First of all, we have to remember that Intel’s 10nm node in specs is the same, and at some points even higher, as TSMC’s 7nm node.
Today, the term nanometers does not refer to the actual size of transistors, but has become a marketing concept far removed from physical reality as such.
Intel Doubles Production Capacity for 10nm and 14nm Nodes
Intel has doubled its production capacity – that is, the number of chips coming out of its factories – for its 10nm and 14nm nodes. To achieve this, they have developed and deployed new ways to expand the production capacity of their factories, as well as projects to increase the number of good chips per wafer.
According to Keyvan Esfarjani, senior vice president and general manager of manufacturing and operations at Intel:
Over the past three years, we have doubled the production volume of our pads, which has represented a significant investment. Now we are not going to stop, as we continue to invest in the ability of our factories to keep pace with the growing needs of our consumers.
Intel currently manufactures its processors under its own 10nm node at its factories in Oregon and Arizona, as well as on Israeli soil.
Is the twelfth generation Intel Core approaching?
With Rocket Lake just around the corner, it seems incredible that rumors of a twelfth generation, this time based on Intel’s 10nm process, are so close, but keep in mind that Intel hasn’t. only need to succeed. effect against AMD, which with their Zen architectures has become more than a worthy rival.
Rumors suggest that Alder Lake, Intel’s twelfth-generation architecture, could see the light of day in 2021. Keep in mind that Rocket Lake continues to use Intel’s 14nm node while its successor will use the 10nm node, the that until now Intel has not dared to launch high-performance chips below.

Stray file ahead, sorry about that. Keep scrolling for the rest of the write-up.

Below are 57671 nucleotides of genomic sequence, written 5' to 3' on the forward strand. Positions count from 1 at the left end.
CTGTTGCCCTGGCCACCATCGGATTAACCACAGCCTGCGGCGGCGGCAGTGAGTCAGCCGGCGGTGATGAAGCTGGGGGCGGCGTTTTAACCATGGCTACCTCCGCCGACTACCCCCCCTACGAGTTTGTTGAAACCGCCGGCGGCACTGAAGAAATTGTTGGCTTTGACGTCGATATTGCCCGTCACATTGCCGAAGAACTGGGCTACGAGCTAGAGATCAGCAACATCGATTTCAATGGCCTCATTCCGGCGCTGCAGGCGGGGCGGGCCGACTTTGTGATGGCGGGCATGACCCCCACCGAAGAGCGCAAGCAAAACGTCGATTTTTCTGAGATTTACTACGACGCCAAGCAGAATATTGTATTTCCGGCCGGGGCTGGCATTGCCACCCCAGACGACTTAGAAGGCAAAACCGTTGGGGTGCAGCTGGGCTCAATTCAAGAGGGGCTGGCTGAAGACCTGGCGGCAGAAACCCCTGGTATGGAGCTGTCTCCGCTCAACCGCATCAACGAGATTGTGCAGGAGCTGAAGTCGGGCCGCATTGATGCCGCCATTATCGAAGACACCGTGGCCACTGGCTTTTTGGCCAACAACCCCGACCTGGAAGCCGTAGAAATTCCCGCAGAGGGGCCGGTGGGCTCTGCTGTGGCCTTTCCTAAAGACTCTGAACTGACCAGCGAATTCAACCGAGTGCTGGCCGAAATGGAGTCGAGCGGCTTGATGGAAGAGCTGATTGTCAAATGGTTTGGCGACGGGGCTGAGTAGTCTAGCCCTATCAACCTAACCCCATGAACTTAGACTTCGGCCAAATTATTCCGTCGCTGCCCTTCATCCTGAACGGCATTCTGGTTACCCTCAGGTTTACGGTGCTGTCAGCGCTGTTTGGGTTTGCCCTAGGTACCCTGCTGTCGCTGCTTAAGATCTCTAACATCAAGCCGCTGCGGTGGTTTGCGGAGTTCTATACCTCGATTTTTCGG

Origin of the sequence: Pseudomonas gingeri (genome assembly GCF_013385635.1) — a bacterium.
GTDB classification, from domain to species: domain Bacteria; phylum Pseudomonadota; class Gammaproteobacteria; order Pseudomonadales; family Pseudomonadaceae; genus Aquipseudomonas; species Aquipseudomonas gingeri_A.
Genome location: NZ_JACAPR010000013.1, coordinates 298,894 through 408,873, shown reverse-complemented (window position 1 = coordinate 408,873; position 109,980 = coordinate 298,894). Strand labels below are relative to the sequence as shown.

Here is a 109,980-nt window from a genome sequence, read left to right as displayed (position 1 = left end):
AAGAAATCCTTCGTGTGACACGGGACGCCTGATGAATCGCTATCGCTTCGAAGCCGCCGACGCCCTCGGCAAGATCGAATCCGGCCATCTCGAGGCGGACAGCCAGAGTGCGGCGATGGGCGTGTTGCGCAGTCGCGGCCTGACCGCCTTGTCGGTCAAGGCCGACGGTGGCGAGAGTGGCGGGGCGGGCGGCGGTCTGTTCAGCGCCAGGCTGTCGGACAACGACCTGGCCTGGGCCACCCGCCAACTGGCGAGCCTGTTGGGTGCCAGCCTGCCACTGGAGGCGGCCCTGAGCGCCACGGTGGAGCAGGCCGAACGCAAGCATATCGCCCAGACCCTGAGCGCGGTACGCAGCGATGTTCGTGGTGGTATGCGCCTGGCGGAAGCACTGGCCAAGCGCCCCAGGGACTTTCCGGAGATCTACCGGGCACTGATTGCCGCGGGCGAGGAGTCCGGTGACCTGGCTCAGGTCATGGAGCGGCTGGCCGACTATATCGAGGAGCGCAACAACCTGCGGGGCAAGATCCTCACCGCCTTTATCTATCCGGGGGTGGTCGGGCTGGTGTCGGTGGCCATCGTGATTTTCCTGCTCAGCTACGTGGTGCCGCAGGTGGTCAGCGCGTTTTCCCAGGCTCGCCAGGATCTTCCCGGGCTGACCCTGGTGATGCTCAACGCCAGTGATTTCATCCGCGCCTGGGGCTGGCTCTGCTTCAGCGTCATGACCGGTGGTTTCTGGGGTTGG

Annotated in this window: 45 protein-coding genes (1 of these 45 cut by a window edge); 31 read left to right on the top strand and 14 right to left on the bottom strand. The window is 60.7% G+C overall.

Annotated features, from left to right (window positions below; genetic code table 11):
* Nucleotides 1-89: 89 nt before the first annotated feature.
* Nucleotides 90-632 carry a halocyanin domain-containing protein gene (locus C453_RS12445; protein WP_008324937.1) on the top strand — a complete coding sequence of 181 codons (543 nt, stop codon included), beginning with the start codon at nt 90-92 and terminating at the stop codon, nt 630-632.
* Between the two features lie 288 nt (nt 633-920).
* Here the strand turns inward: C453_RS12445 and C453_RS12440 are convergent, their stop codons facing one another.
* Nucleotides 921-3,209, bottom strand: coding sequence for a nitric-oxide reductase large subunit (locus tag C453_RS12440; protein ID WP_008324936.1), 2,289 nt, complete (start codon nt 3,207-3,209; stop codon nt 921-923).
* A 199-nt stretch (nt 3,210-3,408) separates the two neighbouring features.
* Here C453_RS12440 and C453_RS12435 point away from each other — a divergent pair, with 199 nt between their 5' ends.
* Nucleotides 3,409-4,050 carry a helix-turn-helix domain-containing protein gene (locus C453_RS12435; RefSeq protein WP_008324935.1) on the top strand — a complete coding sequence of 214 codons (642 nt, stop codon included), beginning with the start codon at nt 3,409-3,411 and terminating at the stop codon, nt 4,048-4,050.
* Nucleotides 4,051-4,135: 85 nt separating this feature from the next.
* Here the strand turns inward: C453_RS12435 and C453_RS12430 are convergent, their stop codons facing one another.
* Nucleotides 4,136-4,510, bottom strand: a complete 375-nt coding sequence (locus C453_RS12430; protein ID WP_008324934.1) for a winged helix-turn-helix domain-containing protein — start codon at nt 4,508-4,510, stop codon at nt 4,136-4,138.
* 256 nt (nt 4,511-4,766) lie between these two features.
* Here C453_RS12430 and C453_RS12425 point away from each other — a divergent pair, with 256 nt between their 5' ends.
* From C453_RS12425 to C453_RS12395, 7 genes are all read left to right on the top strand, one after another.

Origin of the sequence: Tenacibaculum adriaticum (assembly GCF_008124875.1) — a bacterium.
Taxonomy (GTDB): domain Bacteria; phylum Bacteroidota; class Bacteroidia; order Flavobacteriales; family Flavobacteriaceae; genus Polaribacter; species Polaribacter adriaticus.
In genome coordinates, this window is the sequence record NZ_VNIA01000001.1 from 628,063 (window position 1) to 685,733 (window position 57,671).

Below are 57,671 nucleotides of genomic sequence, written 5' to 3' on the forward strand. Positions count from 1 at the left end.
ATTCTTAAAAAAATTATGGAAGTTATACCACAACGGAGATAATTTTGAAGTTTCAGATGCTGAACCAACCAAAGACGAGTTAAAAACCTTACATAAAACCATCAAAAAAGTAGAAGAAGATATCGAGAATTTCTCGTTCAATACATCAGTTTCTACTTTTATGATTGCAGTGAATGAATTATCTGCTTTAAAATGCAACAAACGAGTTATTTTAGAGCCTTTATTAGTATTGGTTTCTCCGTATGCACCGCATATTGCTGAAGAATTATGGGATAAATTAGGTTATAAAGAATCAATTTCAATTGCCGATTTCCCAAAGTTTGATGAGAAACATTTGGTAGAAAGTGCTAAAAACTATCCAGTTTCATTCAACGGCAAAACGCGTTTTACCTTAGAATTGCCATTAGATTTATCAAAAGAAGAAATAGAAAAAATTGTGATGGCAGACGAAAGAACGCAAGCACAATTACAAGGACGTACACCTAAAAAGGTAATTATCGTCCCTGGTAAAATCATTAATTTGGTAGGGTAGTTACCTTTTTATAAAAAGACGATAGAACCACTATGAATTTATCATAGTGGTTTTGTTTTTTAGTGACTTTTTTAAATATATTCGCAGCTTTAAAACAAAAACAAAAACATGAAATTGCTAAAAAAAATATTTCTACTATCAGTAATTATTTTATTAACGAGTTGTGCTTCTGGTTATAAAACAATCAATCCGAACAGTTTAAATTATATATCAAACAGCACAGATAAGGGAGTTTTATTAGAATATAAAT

We can’t forget the Intel Xe either, we should see the Intel Xe-HP for advanced data centers, as well as the Intel Xe-HPG with which Intel intends to stand up to NVIDIA and AMD in the passionate lineup. dedicated graphics cards. Intel’s high-end dedicated GPUs will also be manufactured under its 10nm node.
Market share matters to Intel
If we look at the historical market share of Intel and AMD, we will see that the former has smoothly dominated the market share, which means that more chips have to be manufactured due to much higher demand. . The fact that Intel has invested to double production at its factories in recent years makes sense given its typical market share.
Problems with the production of their 10nm nodes have led them to switch to smaller designs in order to get more chips per wafer, but despite Intel’s propaganda, there is still some skepticism in the industry. . It is therefore very likely that the increase in production will not be accompanied by affordable entry prices.
So don’t expect the 12th Gen Intel Core processor to be cheap, the fact that the Rocket Lake processors are so close at launch is a hint of that.